For the purpose of characterization of a successful pass, two terms were coined. CTC distance was defined as the distance between the tip of the AL-1 catheter and the pigtail catheter’s superior margin (Figure 1A). CTW distance was defined as the distance between the outer margin of the pigtail catheter and the wire as it successfully crossed the valve. These distances were measured only for the successful pass, which was defined as the pass in which the wire successfully crossed the AV into the ventricle.
Distance measurement data. The CTC and CTW of all successful crosses were systematically measured in all 35 TAVR patients (Figure 1A). In addition, the crossing was characterized to be in systole or diastole based on pigtail and cardiac motions. The pigtail is housed in the NCC, which moves toward the apex, ie, downward, with each systole. In addition, the epicardial surface of the heart moves inward with each systole.
CT data. AV anatomical data were measured utilizing 3mensio software (Pie Medical Imaging). Analysis of CT data for each patient was performed by a Medtronic representative prior to TAVR. The measurements taken were: angle of aortic root; sinus of Valsalva diameter, measured separately from the right, left, and non-coronary sinuses; ascending aorta diameter; aortic annulus perimeter; aortic annulus mean diameter; annulus area; and aortic valve area (Figure 1B).
Echocardiographic data. Patients underwent echocardiography prior to TAVR, and the echocardiograms were read by three dedicated TAVR echocardiologists. From these reports, left ventricular ejection fraction (LVEF), AV peak velocity, AV peak gradient, AV mean gradient, left ventricular outflow tract (LVOT) stroke volume, and LVOT cardiac index were recorded.
Statistical analysis. Categorical data are summarized as a percentage of the group total with the corresponding 95% confidence interval (CI) based on normal approximation, and comparisons between groups are based on the Chi-squared test for association. Continuous variables are summarized as mean ± standard deviation, and comparisons between groups are based on analysis of variance (ANOVA) models. TTCV was analyzed via linear regression (parameter estimate β:P-value) and correlation coefficient (Spearman r: a focus on successful CTC and successful CTW). Two-sided P-values <.05 were considered significant. Analyses were performed using JMP 10 (SAS Institute).
Patient characteristics. Out of the 45 patients who underwent TAVR between June 4, 2018 and July 30, 2018, ten were excluded from the study because their patient records lacked a recorded crossing time and/or fluoroscopy-saved images of the crossing. Baseline characteristics of the resulting 35-patient study population are summarized in Table 1. The majority of the patients were Caucasian (97%), female (54%), and hypertensive (97%), with a minority being active smokers (9%) and on current dialysis (2%) (Table 1). All patients received Evolut R or Evolut Pro valves (Medtronic), as dictated by CT measurement of valve and femoral artery diameters.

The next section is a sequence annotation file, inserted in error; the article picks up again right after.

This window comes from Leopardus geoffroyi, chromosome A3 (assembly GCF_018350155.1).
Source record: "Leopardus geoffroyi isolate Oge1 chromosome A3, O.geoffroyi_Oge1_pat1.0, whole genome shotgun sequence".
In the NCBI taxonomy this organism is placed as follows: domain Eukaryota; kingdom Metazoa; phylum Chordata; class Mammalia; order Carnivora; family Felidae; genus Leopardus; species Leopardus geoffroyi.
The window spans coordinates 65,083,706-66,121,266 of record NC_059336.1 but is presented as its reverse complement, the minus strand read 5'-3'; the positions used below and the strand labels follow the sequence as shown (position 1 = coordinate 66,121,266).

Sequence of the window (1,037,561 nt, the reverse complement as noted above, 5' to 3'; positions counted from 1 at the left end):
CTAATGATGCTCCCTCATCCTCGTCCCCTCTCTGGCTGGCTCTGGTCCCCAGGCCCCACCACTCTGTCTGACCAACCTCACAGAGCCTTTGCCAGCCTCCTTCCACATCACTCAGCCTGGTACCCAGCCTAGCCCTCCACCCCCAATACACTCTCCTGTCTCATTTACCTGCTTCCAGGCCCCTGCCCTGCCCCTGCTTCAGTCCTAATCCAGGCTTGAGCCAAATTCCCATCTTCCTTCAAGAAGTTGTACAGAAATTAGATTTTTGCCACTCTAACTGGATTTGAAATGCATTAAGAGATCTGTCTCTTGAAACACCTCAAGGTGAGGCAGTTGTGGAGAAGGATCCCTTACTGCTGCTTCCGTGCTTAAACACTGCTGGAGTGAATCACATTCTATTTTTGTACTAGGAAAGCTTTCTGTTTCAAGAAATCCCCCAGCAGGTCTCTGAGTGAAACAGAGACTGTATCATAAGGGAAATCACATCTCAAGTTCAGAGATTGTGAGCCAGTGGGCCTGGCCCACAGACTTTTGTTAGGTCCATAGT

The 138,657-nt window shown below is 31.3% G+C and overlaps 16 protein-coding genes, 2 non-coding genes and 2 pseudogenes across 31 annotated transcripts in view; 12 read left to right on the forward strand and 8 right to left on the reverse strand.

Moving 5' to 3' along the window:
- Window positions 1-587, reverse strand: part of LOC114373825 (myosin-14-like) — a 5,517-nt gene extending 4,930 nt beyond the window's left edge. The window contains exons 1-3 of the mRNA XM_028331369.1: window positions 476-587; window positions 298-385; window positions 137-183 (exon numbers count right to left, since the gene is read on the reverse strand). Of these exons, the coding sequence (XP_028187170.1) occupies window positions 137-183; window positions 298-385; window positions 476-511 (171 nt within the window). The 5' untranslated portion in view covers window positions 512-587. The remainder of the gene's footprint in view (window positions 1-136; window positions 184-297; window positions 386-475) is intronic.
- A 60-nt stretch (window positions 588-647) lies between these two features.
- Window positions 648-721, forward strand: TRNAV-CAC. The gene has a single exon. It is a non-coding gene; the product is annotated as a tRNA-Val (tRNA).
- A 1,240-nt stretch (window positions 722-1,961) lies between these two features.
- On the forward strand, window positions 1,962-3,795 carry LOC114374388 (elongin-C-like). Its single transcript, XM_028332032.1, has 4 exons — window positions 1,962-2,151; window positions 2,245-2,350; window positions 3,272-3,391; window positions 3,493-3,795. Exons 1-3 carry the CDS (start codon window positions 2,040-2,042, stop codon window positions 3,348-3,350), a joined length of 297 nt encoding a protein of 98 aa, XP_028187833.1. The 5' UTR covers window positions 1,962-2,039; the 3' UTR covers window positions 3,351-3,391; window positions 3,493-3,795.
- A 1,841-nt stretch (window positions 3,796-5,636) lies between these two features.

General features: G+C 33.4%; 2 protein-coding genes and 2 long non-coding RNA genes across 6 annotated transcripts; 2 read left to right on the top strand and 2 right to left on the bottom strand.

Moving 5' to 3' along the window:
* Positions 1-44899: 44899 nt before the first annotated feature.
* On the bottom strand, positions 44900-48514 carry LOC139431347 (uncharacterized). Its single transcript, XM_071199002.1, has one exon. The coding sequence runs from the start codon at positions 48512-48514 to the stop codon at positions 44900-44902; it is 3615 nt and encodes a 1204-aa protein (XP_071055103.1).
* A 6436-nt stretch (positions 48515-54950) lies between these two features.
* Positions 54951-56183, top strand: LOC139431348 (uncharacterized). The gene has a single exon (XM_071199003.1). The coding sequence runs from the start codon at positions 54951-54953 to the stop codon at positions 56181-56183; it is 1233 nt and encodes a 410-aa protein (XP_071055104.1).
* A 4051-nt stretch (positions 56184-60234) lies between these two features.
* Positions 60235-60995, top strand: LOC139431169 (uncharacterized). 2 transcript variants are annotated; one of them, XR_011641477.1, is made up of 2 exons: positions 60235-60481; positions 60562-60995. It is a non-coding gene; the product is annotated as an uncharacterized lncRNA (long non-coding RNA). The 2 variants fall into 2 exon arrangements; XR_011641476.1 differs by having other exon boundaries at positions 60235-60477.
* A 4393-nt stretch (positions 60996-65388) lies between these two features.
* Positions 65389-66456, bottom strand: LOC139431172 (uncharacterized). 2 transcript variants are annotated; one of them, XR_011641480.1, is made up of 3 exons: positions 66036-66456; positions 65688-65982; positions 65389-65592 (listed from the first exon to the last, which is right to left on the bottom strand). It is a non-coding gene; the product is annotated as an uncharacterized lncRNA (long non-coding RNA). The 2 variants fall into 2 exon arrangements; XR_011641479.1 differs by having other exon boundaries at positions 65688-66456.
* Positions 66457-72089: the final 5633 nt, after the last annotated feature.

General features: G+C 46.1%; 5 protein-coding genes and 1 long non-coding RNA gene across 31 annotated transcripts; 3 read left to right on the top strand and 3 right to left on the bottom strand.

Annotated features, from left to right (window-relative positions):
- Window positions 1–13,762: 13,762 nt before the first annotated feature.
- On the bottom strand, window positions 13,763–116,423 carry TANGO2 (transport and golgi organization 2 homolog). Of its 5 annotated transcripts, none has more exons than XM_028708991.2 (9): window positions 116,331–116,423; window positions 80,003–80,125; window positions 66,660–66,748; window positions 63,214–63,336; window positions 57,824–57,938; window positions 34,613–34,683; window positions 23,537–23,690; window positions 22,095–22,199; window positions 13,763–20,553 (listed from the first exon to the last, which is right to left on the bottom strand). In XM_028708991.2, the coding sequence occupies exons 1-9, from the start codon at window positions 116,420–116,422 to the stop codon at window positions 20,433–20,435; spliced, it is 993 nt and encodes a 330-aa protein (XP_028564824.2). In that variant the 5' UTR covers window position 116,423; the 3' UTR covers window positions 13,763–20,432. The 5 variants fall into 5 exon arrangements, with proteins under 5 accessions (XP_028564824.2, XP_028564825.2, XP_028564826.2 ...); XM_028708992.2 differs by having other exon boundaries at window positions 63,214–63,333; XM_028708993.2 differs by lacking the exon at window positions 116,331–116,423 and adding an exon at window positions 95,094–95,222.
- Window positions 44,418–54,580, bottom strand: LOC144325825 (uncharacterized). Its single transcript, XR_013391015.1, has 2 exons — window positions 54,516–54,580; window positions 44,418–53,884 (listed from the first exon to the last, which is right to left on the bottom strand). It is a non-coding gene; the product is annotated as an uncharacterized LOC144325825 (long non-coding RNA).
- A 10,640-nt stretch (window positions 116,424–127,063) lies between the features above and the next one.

Determinants of TTCV. The strongest correlation with TTCV was the number of passes (β=2.04; P=.01: r=0.64; P≤.001). The average number of passes was 14 ± 13. Other variables that approached statistical significance included aortic annulus perimeter with an inverse relationship to TTCV. The mean time to cross the severely stenotic aortic valve was 39.5 ± 59 seconds (95% of the valves were crossed in 59 seconds and 5% were crossed in 19 seconds). The majority of valves were crossed in 0 to 25 seconds.
In all patients, a successful pass was made in systole, as defined by the inward motion of ventricular endocardium.
Subgroup analysis for CT and echocardiographic determinants of TTCV. The entire patient population was divided into either a quick-crossing group (≤60 seconds) or a slow-crossing group (>60 seconds). The quick-crossing group (n = 29; TTCV, 21 ± 12 seconds) had a larger population than the slow-crossing group (n = 6; TTCV, 157 ± 52 seconds). The quick-crossing group exhibited larger aortic annulus perimeters than the slow-crossing group (77 ± 5.7 mm vs 65 ± 2.3 mm, respectively; P<.05) and lower AV peak velocities (3.9 ± 0.69 m/s vs 4.28 ± 0.35 m/s, respectively; P<.05), such that with each m/s increase in jet velocity, TTCV increased by 11 seconds (Figure 1C).
Other variables that showed a trend toward significance were mean gradient, ascending aorta diameter, and calcification score; the slow-crossing group had a smaller mean ascending aortic diameter (30 ± 3.7 mm vs 33 ± 3.2 mm), higher mean gradient (45 ± 16.2 mm Hg vs 34 ± 15.6 mm Hg), and lower calcification score (1795 ± 1181 AU vs 2523 ± 1055 AU) than the quick-crossing group. AV peak gradient was directly proportional to TTCV such that for each mm Hg, TTCV increased by 0.37 seconds. AV mean gradient was proportional to TTCV such that for each mm Hg, TTCV increased by 0.36 seconds.
CTC and CTW associations. A successful pass was characterized by a CTC of 1.67 ± 0.78 cm and CTW of 0.2 ± 0.36 cm. Out of the 20 imaging variables, the only two variables significantly associated with CTC were aortic root angle and indexed AV area. The aortic root angle was inversely associated with CTC (Figures 1D and 1E) and CTW such that these distances increased in horizontal hearts (CTC and CTW were both 0.76 cm) to greater in normally oriented hearts (n = 25; aortic root angle, 30°-60°; CTC, 1.63 cm; CTW, 0.5 cm), to even greater in vertical hearts (CTC, 2.9 cm; CTW, 0.56 cm). Figure 2 summarizes the fluoroscopy, CT, and echocardiographic findings of 3 patients with normal heart, vertical heart, and horizontal heart to illustrate the findings in a pictorial format.